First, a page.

Can't keep a Cubs fan down

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At least this one:

The Cubs have been out of the race for a couple of weeks now, but the first thing I did when I woke up this morning was check the score of the Rockies game.  The Cubs won 2-0 last night behind Ryan Dempster and a defense that has improved markedly since the shelving of Alfonso Soriano.  A Rockies loss to the Giants, and the Cubs gnaw their way to within 6 1/2 games of a wild card berth with 19 games to play . . . A few more wins and a couple of Rockies losses, and the Cubs are right back in it.  Marmol is lights out, and the starters are all throwing it great right now.  The Cubs won their last 21 games to win the 1935 pennant you know.  Anything can happen.
It’ll never happen, of course. The Cubs are simply not a good team this year and there are too many teams ahead of them for the Cubs to take advantage of a Rockies’ swoon.
 
Yet there’s hope, however delusional. And to be fair, the author — Kent Sterling of Indianapolis’ ESPN radio affiliate — admits that he’s crazy for even thinking it.  Still, you gotta love this kind of stuff.  Such optimism is truly one of the defining traits of baseball. A function of there being so many damn games. A function of there being so much damn history.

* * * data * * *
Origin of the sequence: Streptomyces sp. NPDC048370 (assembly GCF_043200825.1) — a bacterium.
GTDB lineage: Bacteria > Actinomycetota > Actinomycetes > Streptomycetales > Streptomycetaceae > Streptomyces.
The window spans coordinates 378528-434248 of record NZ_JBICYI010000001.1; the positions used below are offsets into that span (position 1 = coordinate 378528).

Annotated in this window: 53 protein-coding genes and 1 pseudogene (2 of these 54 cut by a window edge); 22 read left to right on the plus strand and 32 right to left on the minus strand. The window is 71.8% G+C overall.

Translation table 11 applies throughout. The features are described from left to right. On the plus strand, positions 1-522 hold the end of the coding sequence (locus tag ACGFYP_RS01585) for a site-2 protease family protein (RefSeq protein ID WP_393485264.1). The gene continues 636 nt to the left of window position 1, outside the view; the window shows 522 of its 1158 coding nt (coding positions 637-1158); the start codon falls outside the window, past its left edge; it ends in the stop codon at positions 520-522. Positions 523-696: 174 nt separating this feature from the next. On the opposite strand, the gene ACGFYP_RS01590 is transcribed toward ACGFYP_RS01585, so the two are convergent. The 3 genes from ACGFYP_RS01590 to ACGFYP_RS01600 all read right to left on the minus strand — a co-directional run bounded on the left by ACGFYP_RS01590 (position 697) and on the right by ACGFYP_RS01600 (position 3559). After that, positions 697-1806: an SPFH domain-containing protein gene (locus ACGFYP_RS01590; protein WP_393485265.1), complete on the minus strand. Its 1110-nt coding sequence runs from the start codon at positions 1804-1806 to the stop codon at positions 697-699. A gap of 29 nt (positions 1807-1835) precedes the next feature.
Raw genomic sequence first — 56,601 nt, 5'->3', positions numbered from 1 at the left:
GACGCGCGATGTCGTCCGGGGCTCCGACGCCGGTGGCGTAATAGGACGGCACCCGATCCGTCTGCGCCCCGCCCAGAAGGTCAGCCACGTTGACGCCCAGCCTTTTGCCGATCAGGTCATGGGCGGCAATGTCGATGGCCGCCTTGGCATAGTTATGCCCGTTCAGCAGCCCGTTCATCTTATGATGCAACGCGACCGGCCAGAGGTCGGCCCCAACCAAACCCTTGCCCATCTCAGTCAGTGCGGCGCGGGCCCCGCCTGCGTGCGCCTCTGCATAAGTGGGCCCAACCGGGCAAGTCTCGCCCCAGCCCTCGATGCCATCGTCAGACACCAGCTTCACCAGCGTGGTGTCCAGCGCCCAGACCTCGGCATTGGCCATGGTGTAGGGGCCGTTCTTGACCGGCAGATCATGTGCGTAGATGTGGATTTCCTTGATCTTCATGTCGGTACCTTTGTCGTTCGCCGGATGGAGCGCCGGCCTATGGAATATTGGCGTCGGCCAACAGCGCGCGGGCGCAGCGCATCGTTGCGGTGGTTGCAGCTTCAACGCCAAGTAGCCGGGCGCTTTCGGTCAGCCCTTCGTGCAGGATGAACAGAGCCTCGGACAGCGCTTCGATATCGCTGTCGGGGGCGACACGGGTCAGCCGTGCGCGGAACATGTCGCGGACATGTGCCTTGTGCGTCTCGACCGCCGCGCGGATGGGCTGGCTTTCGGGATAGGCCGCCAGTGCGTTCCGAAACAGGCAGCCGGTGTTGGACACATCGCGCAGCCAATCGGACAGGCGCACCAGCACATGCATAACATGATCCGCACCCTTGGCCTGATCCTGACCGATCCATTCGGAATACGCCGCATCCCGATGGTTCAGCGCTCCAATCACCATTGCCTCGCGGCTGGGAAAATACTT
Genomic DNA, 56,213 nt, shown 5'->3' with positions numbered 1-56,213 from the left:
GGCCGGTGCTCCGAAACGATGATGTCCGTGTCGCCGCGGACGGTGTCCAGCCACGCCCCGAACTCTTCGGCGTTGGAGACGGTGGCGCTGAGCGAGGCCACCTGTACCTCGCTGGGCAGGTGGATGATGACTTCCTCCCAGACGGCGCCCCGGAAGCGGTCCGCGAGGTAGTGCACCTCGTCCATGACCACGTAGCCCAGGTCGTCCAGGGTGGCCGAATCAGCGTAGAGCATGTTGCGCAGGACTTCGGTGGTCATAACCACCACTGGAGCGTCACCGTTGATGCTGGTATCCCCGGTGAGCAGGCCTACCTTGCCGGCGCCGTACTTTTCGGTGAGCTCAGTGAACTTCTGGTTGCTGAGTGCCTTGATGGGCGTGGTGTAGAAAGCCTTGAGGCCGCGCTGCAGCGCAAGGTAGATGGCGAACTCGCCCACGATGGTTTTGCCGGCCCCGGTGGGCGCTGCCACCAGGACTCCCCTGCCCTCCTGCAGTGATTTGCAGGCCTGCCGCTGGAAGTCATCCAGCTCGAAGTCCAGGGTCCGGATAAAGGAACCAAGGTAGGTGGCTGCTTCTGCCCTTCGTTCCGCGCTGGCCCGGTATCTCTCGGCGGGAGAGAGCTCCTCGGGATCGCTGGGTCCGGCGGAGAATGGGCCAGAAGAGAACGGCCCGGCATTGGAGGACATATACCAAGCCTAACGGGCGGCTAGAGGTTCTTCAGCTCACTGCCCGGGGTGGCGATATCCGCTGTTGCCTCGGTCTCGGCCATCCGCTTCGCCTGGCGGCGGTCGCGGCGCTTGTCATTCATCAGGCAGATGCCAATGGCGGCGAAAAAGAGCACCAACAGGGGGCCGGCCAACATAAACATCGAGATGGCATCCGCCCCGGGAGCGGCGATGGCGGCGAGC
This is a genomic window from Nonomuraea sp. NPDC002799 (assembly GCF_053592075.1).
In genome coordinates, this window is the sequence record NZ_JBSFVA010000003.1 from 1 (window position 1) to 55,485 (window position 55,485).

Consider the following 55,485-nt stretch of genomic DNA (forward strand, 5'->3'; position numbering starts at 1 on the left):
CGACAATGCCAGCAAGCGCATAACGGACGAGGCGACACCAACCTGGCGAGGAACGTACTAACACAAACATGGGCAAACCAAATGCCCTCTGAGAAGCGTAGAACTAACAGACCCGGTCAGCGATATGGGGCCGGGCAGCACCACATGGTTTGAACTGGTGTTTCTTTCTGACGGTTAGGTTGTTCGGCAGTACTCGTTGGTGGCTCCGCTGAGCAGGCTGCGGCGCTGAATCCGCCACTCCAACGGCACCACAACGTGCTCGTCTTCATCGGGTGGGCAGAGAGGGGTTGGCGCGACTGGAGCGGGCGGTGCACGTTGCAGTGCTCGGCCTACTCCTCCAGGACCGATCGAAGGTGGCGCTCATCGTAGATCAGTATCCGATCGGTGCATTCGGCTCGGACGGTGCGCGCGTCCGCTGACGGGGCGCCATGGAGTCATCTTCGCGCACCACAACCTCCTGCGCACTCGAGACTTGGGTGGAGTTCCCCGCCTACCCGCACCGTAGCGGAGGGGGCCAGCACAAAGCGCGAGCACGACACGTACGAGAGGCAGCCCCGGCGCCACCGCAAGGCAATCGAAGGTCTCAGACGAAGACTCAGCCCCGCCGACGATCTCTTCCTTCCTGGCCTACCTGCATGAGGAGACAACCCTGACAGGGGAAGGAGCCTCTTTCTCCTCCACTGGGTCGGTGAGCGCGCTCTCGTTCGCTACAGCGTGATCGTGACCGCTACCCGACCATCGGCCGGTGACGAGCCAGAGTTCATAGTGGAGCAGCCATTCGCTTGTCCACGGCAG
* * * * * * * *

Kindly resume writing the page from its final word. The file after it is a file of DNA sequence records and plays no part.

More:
It’s impossible, sure. But the impossible has happened in baseball before, and it’s that kind of thing that keeps fans coming back even in the waning days of an otherwise lost Cubs season.

Jackie Bradley, Jr. named ALCS MVP

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Red Sox outfielder Jackie Bradley, Jr. was named the Most Valuable Player of the American League Championship Series after his club punched its ticket to the World Series on Thursday night against the Astros.

Coincidentally, the Astros’ Game 5 starter Justin Verlander was ALCS MVP last year en route to a championship.

Bradley went 0-for-3 with a walk in Thursday’s Game 5, but he hit a three-run double in Game 2, a grand slam in Game 3, and a go-ahead two-run home run in Game 4. That’s nine RBI and three extra-base hits across five games. He also drew four walks.

Though Bradley had a solid regular season, he was not near the top of the list most people would’ve expected to win ALCS MVP heading into the series. During the season, he hit .234/.314/.403 with 13 home runs, 59 RBI, 76 runs scored, and 17 stolen bases in 535 plate appearances.